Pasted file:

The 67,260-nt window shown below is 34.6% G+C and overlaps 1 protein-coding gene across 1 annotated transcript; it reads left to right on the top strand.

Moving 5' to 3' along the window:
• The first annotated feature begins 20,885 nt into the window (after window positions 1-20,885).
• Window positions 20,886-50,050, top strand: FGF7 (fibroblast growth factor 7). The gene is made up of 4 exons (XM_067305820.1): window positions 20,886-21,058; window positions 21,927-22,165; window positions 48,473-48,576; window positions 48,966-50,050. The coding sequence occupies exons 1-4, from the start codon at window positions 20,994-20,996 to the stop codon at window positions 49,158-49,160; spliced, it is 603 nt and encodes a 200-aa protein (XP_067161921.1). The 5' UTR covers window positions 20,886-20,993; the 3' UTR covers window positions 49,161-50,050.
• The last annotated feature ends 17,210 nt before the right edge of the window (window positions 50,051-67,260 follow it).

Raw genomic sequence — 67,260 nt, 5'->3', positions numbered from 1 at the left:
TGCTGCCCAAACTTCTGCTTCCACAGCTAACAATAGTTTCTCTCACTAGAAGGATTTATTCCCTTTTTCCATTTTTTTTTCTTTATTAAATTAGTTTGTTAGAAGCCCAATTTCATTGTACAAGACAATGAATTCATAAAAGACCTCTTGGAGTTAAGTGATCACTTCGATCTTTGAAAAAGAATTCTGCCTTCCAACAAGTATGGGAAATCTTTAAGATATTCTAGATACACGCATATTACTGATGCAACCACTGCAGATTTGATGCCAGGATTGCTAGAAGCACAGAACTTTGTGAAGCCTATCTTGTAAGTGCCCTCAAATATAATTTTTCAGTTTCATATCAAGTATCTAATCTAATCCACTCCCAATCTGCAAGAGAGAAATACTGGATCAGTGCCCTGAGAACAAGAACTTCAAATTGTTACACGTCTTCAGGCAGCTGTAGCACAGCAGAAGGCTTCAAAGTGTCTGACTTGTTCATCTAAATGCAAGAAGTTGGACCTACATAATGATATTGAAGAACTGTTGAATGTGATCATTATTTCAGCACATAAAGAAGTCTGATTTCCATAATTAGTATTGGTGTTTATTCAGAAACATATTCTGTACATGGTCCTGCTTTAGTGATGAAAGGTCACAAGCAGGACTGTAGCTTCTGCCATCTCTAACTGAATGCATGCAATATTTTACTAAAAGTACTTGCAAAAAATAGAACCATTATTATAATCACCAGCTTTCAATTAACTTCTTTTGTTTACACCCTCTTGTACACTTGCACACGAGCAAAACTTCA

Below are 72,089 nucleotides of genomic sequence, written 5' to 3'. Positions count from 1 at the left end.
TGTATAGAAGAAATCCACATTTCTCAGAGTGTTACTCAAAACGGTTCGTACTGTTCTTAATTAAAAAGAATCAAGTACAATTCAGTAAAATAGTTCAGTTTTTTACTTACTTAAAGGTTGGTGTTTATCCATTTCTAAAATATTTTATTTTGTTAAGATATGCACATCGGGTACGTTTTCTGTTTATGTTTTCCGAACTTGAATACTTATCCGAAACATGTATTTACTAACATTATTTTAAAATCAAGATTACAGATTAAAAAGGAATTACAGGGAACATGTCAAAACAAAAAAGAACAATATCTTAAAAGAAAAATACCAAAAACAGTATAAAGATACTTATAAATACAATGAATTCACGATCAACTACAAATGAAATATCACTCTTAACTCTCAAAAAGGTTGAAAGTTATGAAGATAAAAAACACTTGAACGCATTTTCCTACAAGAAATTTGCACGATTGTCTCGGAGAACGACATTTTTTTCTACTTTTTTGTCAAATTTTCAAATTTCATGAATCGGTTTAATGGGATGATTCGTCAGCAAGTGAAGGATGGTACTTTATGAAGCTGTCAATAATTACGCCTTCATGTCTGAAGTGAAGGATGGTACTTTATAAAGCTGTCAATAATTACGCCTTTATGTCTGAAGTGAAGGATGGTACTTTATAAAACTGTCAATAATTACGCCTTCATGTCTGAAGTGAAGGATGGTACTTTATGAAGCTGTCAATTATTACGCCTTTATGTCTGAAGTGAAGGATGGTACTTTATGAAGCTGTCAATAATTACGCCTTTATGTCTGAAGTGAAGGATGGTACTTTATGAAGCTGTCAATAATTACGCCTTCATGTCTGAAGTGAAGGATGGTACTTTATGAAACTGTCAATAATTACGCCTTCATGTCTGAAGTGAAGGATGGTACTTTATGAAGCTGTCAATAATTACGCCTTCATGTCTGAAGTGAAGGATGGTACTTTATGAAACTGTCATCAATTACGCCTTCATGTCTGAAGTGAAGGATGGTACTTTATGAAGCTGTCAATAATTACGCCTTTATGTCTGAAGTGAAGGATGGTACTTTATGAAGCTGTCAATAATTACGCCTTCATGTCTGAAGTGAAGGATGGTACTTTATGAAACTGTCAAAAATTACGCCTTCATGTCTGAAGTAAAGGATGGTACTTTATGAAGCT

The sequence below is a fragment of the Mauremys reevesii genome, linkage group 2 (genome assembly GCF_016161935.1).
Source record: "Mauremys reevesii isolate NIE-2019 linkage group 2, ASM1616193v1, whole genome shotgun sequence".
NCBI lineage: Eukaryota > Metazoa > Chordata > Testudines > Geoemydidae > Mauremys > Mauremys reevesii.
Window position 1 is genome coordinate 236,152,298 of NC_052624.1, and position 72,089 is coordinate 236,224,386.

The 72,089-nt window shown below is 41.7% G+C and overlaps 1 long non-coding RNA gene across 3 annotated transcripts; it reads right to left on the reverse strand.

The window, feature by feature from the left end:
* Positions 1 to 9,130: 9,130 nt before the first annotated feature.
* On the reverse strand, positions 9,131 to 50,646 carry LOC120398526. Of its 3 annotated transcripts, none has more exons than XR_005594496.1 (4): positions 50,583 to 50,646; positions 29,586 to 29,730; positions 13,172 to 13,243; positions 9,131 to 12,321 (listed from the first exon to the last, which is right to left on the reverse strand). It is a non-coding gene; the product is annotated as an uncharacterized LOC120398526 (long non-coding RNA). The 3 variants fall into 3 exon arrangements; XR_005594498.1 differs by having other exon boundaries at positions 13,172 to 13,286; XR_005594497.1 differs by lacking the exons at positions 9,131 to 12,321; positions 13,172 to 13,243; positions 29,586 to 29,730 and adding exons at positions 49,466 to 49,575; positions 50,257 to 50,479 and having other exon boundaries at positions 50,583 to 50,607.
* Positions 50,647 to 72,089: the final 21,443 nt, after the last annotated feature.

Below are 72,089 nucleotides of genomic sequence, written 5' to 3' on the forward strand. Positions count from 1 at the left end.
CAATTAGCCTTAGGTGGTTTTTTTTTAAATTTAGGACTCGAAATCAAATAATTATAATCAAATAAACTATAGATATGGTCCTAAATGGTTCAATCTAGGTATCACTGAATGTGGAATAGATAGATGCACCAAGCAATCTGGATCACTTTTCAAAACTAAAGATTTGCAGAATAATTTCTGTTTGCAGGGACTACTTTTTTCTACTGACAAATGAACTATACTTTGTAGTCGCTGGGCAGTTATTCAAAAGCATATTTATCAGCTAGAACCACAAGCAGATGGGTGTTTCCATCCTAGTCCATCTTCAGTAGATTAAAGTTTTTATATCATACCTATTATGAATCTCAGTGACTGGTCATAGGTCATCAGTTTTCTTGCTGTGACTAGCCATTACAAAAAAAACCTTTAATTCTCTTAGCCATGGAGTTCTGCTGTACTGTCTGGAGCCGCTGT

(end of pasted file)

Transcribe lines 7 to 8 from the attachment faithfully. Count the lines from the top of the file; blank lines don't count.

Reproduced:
TGCTGCCCAAACTTCTGCTTCCACAGCTAACAATAGTTTCTCTCACTAGAAGGATTTATTCCCTTTTTCCATTTTTTTTTCTTTATTAAATTAGTTTGTTAGAAGCCCAATTTCATTGTACAAGACAATGAATTCATAAAAGACCTCTTGGAGTTAAGTGATCACTTCGATCTTTGAAAAAGAATTCTGCCTTCCAACAAGTATGGGAAATCTTTAAGATATTCTAGATACACGCATATTACTGATGCAACCACTGCAGATTTGATGCCAGGATTGCTAGAAGCACAGAACTTTGTGAAGCCTATCTTGTAAGTGCCCTCAAATATAATTTTTCAGTTTCATATCAAGTATCTAATCTAATCCACTCCCAATCTGCAAGAGAGAAATACTGGATCAGTGCCCTGAGAACAAGAACTTCAAATTGTTACACGTCTTCAGGCAGCTGTAGCACAGCAGAAGGCTTCAAAGTGTCTGACTTGTTCATCTAAATGCAAGAAGTTGGACCTACATAATGATATTGAAGAACTGTTGAATGTGATCATTATTTCAGCACATAAAGAAGTCTGATTTCCATAATTAGTATTGGTGTTTATTCAGAAACATATTCTGTACATGGTCCTGCTTTAGTGATGAAAGGTCACAAGCAGGACTGTAGCTTCTGCCATCTCTAACTGAATGCATGCAATATTTTACTAAAAGTACTTGCAAAAAATAGAACCATTATTATAATCACCAGCTTTCAATTAACTTCTTTTGTTTACACCCTCTTGTACACTTGCACACGAGCAAAACTTCA

Below are 72,089 nucleotides of genomic sequence, written 5' to 3'. Positions count from 1 at the left end.